The Flora Recovery Plan: Tasmanian Threatened Orchids 2006-2010 (TSS 2006a) was developed to address the threats facing 68 threatened orchid species in Tasmania. The overall objective of recovery is to minimise the probability of extinction in the wild of threatened orchid species listed on the Tasmanian TSP Act and the Commonwealth EPBC Act and to increase the probability of each taxon becoming self-sustaining in the long-term.
Within the life span of the plan (five years), the specific objectives for recovery for Tasmania's threatened orchids are:
- Acquire accurate information for sound management decisions and conservation status assessments.
- Ensure priority populations are managed appropriately and are securely protected.
- Increase the number of known populations of threatened orchid taxa.
- Raise public awareness of orchid conservation issues and develop mechanisms to encourage and coordinate community participation in orchid recovery programs.
- Establish a network of government and non-government organisations and individuals that can provide input into recovery programs and undertake recovery actions.
- Develop a better understanding of the life history and ecological requirements of threatened orchids in Tasmania.
- Increase the size of priority populations in the wild.
- Identify critical and potential habitat.
- Establish a genetically representative ex situ collection of orchid taxa facing imminent extinction in the wild.
The following table lists known and perceived threats to this species. Threats are based on the International Union for Conservation of Nature and Natural Resources (IUCN) threat classification version 1.1.
|Threat Class||Threatening Species||References|
|Agriculture and Aquaculture:Agriculture and Aquaculture:Land clearing, habitat fragmentation and/or habitat degradation||Flora Recovery Plan: Tasmanian Threatened Orchids 2006-2010 (Threatened Species Section (TSS), 2006a) [Recovery Plan].|
|Ecosystem/Community Stresses:Indirect Ecosystem Effects:Restricted geographical distribution (area of occupancy and extent of occurrence)||Flora Recovery Plan: Tasmanian Threatened Orchids 2006-2010 (Threatened Species Section (TSS), 2006a) [Recovery Plan].|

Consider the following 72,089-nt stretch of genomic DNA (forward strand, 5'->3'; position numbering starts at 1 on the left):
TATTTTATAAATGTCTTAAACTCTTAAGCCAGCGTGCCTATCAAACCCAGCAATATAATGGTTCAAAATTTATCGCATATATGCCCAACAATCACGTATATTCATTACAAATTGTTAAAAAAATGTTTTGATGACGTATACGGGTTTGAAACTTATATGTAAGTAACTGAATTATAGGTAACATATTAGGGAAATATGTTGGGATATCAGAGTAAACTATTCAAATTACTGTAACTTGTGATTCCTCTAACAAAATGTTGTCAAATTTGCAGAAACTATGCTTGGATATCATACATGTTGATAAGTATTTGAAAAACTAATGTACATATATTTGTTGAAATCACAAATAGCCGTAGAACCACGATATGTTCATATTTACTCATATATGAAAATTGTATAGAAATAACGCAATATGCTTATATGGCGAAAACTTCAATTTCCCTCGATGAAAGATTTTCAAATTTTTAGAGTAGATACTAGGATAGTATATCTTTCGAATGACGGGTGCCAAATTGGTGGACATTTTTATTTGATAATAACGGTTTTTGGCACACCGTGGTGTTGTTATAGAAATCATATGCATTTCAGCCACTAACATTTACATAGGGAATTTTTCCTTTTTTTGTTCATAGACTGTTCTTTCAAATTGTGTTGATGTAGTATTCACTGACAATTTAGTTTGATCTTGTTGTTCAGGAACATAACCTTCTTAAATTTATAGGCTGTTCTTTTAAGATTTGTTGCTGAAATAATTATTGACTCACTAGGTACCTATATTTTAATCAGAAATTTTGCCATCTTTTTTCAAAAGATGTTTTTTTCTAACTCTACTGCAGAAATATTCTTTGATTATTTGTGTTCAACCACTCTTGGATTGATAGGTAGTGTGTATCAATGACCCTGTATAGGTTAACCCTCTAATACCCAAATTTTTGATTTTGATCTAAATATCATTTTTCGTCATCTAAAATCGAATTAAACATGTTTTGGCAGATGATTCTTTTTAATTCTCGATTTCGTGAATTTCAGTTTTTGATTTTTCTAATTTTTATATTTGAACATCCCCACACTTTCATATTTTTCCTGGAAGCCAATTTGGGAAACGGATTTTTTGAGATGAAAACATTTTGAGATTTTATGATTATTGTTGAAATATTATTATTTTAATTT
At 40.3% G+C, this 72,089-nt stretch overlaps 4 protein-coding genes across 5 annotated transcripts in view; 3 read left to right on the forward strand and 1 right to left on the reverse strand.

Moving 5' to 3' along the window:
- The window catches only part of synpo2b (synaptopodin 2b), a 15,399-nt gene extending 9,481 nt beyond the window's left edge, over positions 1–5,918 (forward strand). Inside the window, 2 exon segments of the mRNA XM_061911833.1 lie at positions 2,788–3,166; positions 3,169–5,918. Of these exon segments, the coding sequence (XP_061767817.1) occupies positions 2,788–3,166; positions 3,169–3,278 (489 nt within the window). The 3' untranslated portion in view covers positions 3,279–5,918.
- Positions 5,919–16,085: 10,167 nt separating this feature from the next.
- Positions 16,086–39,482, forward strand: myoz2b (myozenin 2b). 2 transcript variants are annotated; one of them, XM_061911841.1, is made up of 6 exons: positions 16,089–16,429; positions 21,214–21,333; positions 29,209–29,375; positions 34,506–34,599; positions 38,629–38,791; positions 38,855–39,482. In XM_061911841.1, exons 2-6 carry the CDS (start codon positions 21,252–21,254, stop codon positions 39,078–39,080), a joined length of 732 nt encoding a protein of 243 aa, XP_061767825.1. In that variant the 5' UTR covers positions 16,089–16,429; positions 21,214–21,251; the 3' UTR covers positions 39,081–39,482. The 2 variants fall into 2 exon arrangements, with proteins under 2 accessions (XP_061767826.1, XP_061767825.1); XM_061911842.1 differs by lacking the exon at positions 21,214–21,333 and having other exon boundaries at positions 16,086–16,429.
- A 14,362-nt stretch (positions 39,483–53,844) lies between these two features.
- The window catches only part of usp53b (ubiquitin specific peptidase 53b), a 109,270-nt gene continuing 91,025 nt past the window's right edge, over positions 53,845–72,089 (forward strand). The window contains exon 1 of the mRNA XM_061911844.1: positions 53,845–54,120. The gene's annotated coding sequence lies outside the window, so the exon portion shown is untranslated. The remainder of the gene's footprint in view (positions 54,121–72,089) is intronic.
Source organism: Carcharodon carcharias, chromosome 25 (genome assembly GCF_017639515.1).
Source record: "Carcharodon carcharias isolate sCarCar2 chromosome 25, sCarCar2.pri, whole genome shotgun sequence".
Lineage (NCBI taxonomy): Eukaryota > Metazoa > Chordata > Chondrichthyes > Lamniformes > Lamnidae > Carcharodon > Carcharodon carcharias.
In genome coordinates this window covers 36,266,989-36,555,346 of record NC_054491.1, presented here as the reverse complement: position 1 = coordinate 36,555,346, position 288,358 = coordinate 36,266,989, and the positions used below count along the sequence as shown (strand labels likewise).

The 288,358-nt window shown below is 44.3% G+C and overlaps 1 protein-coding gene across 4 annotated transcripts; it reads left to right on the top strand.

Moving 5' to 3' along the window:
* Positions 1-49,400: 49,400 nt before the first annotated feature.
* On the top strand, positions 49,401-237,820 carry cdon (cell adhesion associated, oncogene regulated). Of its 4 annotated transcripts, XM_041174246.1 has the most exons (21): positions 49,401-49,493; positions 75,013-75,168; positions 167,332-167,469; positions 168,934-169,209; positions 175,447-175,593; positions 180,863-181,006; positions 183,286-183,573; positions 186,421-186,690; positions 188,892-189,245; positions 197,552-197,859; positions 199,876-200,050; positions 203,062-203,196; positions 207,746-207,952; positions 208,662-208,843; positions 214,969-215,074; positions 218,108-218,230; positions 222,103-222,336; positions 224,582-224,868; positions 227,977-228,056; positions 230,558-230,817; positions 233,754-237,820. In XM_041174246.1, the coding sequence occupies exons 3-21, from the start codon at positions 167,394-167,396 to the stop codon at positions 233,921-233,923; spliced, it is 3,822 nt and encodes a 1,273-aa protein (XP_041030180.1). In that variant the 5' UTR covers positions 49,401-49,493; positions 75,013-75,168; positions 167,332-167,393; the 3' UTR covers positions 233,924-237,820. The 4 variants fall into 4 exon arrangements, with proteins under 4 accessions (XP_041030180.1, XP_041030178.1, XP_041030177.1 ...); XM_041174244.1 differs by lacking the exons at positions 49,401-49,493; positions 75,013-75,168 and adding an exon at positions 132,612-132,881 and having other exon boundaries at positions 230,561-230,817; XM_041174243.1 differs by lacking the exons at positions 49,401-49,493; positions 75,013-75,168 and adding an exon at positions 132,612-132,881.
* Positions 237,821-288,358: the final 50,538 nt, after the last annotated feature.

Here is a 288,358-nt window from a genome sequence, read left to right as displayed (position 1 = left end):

Jones, D.L. (1998d). Contributions to Tasmanian Orchidology 1-9. Australian Orchid Research. 3. Essendon, Victoria: Australian Orchid Foundation.
Tasmanian Department of Primary Industries, Parks, Water and Environment (TAS DIPWE) (2000h). Threatened Species Listing Statement-Tunbridge leek orchid Prasophyllum tunbridgense D. L. Jones 1998. [Online]. Available from: http://www.dpiw.tas.gov.au/inter.nsf/Attachments/SROS-6VJ75D/$FILE/Prasophyllum%20tunbridgense%20listing%20statement.pdf.
Threatened Species Section (TSS) (2006a). Flora Recovery Plan: Tasmanian Threatened Orchids 2006-2010. [Online]. Hobart, Tasmania: DPIWE. Available from: http://www.environment.gov.au/biodiversity/threatened/publications/tasmanian-orchid.html.
This database is designed to provide statutory, biological and ecological information on species and ecological communities, migratory species, marine species, and species and species products subject to international trade and commercial use protected under the Environment Protection and Biodiversity Conservation Act 1999 (the EPBC Act). It has been compiled from a range of sources including listing advice, recovery plans, published literature and individual experts. While reasonable efforts have been made to ensure the accuracy of the information, no guarantee is given, nor responsibility taken, by the Commonwealth for its accuracy, currency or completeness. The Commonwealth does not accept any responsibility for any loss or damage that may be occasioned directly or indirectly through the use of, or reliance on, the information contained in this database. The information contained in this database does not necessarily represent the views of the Commonwealth. This database is not intended to be a complete source of information on the matters it deals with. Individuals and organisations should consider all the available information, including that available from other sources, in deciding whether there is a need to make a referral or apply for a permit or exemption under the EPBC Act.
Citation: Department of the Environment (2014). Prasophyllum tunbridgense in Species Profile and Threats Database, Department of the Environment, Canberra. Available from: http://www.environment.gov.au/sprat. Accessed Fri, 3 Oct 2014 01:28:21 +1000.